Few have had to adapt to the "next normal" as quickly as healthcare IT leaders. But the blossoming threat of distributed denial-of-service (DDoS) attacks and a healthcare data breach is promising even more disruption.
Overall, cyber security professionals have seen a spike in DDoS over the last several years—a fact that's largely been correlated with the explosion of the Internet of Things (IoT) and cloud computing. Contrary to some common belief, healthcare hasn't been immune. As rates of attacks have increased across the board, the risk—and stakes—of DDoS in healthcare have grown, too.
Those responsible for addressing a healthcare data breach should be ready to rethink their organizations as increasingly valuable targets, reassess the threat of DDoS attacks and update their best practices in combating this emerging healthcare cyber security risk.
The reward for DDoS perpetrators
As an industry, healthcare has enjoyed relative immunity from DDoS attacks—a cyber security threat often rooted in activism and competition, with malicious actors largely focused on what they believe are more deserving targets than health care workers.
But it still happens. In 2018, a hacktivist was convicted for launching a massive DDoS attack on Boston Children's Hospital that disrupted their network for at least two weeks. His motivation? Retaliation for the hospital's involvement in a contentious child custody case.
In another example, a Wisconsin pharmacist who intentionally destroyed 500 vials of the Moderna COVID-19 vaccine because he believed it was unsafe. With hospitals and other providers serving as primary distribution points, healthcare's safety from hacktivism and other sources of DDoS attacks is likely in jeopardy, as seen in an article by healthitsecurity.com.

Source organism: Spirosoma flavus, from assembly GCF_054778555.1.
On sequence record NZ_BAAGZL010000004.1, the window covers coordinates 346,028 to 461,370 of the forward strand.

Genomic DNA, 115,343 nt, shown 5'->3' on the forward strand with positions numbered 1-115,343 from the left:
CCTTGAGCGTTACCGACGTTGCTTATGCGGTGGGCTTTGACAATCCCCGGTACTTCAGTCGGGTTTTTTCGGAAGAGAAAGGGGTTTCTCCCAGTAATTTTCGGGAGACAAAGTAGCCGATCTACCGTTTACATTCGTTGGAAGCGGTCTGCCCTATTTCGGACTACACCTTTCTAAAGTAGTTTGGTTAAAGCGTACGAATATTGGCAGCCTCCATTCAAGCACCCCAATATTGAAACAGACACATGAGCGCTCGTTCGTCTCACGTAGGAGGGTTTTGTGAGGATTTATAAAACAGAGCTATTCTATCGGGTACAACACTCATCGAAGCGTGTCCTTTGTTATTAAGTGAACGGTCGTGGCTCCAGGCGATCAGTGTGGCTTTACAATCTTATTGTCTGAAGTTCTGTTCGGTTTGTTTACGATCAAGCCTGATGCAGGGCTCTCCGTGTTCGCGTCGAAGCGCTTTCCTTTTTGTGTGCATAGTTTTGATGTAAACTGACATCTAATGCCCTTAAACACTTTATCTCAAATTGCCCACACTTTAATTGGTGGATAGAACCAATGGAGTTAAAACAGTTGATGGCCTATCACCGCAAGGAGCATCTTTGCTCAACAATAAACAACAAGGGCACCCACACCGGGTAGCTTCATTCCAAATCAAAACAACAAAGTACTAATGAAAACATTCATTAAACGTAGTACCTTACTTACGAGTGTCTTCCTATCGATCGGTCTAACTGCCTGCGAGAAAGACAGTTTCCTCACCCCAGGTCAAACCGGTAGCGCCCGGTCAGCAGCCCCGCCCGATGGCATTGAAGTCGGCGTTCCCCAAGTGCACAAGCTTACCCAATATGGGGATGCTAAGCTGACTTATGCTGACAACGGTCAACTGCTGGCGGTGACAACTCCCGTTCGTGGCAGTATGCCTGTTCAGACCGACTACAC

The risk for healthcare providers and patients
When they choose to strike, most hackers don't prioritize patient health, with many being willing to shut down an entire network regardless of the consequences for vulnerable individuals.
In the past, to help organizations better understand what's at risk in a healthcare context, the Office for Civil Rights (OCR) has reached out through its newsletter, warning that "[a]n attacker may be able to deter patients or healthcare personnel from accessing critical healthcare assets such as payroll systems, electronic health record databases, and software-based medical equipment (MRIs, EKGs, infusion pumps, etc.)"
It's worth asking what these threats look like today during a pandemic and where an attack could cut already-stressed providers off from doing their jobs. DDoS attacks are designed to completely hamstring organizations. In healthcare, the cost of data healthcare breach means disrupting care, stopping the flow of revenue, interrupting regulatory compliance and leaving vulnerable patient records exposed.